Alex Cora adapting to different approach regarding roster construction in second stint as Red Sox manager

In two stints as manager of the Red Sox dating back to November 2017, Alex Cora has worked under two heads of baseball operations in Dave Dombrowski, who first hired him, and Chaim Bloom, who re-hired him.

With nearly three decades separating them in terms of age, it’s safe to say that Dombrowski — 64, formerly Boston’s president of baseball operations — and Bloom — 37, currently Boston’s chief baseball officer — operate using different approaches when it comes to building up a major-league roster.

Cora, having been in the game for quite a while himself in a variety of roles, has seen these differences in style between Dombrowski and Bloom up close and personal.

He said as much when speaking with NESN’s Tom Caron and Jerry Remy on the most recent installment of The TC & Jerry Podcast.

“I saw it at the end of 2019 at the winter meetings in San Diego,” Cora said. “Just talking to [Bloom] and the way he does his thing with the other teams is a lot different. I loved working with Dave. It was fun. I still remember my first meeting him at the winter meetings in Orlando (2017), and we had this board and there were certain names. There was actually two on top, it was J.D. [Martinez] and Mitch [Moreland], and we got them. It was like, ‘We’re getting these guys. We’re going to get them.’ It took a little while with J.D., but right away we got Mitch and then we got J.D.”

Moreland ultimately re-upped with Boston on a two-year, $13 million deal in December 2017, while Martinez waited until February 2018 to ink a five-year, $110 million contract with what was then his new club.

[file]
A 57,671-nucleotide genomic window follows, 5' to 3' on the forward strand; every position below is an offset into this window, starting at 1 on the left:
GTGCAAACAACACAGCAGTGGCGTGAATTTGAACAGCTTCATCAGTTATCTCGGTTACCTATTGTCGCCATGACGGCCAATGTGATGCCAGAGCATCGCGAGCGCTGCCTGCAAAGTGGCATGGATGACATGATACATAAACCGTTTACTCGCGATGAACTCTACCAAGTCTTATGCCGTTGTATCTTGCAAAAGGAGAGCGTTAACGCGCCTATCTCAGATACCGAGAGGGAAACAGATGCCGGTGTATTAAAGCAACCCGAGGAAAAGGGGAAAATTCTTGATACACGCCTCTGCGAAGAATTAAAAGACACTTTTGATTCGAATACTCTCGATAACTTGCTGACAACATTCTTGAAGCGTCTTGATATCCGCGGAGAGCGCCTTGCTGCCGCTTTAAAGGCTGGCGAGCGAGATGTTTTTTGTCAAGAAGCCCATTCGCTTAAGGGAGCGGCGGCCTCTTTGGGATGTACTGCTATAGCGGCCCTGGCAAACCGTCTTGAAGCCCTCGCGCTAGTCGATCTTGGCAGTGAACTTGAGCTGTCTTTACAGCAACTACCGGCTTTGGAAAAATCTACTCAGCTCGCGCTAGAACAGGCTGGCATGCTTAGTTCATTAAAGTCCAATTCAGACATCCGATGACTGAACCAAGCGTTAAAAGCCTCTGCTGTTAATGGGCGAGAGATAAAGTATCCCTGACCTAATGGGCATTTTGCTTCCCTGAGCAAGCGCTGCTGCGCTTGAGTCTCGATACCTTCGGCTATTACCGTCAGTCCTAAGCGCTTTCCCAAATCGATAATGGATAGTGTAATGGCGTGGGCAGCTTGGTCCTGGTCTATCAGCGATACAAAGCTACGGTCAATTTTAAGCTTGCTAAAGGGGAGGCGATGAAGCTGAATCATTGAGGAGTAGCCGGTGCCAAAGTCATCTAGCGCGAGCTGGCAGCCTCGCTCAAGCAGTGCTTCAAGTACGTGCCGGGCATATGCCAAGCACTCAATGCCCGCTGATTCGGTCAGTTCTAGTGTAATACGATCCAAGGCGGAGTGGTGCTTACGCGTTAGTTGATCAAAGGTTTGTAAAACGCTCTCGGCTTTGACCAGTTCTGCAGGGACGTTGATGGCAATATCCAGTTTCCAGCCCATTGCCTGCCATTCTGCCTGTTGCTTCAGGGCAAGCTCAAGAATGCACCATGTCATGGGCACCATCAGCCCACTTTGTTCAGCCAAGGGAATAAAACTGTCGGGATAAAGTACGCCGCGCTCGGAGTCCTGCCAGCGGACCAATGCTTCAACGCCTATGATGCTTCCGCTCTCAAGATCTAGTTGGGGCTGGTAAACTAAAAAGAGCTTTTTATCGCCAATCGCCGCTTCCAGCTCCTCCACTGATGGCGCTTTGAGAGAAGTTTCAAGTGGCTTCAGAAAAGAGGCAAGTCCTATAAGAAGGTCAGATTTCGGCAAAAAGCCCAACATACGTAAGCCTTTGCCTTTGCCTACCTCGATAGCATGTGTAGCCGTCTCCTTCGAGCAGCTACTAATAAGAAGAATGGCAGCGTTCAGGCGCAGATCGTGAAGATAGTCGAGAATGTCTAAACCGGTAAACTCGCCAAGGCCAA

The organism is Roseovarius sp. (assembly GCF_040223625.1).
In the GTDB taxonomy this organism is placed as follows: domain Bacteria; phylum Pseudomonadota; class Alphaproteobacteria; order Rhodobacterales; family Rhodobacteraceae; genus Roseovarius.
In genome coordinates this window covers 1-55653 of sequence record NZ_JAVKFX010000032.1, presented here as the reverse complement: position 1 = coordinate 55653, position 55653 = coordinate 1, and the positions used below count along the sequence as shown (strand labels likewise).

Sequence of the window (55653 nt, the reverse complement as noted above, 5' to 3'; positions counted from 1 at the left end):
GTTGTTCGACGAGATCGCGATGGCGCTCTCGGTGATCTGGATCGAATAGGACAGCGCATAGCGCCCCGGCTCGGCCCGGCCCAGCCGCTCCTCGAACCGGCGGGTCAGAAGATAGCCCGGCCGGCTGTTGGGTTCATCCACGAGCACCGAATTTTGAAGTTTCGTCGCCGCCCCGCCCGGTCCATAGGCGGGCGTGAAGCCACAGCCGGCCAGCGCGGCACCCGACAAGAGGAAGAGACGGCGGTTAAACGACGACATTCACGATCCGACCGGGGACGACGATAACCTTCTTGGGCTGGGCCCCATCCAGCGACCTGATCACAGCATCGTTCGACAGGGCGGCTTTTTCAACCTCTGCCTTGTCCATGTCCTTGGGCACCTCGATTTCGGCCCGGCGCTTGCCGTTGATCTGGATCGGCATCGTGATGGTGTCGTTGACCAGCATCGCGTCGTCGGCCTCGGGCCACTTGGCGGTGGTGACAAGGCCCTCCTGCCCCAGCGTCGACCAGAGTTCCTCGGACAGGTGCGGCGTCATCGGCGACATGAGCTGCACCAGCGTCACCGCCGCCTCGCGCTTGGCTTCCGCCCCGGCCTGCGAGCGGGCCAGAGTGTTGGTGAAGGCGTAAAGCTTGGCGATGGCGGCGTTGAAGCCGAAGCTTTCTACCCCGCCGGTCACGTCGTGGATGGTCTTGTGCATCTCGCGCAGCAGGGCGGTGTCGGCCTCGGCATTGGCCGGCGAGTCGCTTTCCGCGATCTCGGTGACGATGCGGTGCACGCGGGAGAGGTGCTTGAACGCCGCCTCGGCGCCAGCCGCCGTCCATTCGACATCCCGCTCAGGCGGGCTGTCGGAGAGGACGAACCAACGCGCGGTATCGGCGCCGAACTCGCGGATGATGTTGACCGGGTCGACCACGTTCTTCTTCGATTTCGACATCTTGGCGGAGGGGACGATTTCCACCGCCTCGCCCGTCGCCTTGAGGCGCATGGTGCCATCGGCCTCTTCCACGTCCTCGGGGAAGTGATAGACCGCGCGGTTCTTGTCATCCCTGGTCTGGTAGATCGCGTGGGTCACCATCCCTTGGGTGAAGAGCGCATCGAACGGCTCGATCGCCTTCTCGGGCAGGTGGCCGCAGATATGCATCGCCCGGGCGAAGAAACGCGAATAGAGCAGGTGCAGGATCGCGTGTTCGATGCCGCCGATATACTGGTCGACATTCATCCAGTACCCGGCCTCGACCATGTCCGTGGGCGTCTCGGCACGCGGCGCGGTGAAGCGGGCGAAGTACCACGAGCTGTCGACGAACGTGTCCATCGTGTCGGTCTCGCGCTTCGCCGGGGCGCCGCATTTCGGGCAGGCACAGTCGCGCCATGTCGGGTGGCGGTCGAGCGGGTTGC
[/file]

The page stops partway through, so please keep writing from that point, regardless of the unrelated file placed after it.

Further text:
The pair of veterans went on to have All-Star seasons in 2018 in addition to playing crucial roles in the Red Sox’ historic World Series run that October.

Under Bloom, the Sox have yet to make a free-agent splash on par with what Martinez got three springs ago, though Moreland re-signed with Boston once more on a one-year pact last January.

“With Chaim, we’re in a different stage in the organization. We are,” Cora continued. “I don’t agree with the whole thing about not competing, what people think, or what they’re saying. We’re going to have a good team, a good baseball team. We’re not a bunch of superstars, but we have a good baseball team.

What he’s creating is a deeper roster, a better minor-league system,” said the Sox skipper. “He does his homework and that’s great. I’m learning a lot from him from that end. You guys know me, I can be patient but at the same time, I like action. But, I understand where we’re at. I know what he’s doing.”

In the past week alone, Bloom and Co. have made significant additions to the Red Sox’ 2021 Opening Day roster, acquiring right-handed reliever Adam Ottavino from the Yankees while signing right-hander Garrett Richards and utilityman Enrique Hernandez to one and two-year major-league contracts, respectively.

Left-hander Martin Perez also reportedly agreed to a one-year deal that includes a club option for 2022 to return to Boston earlier this month.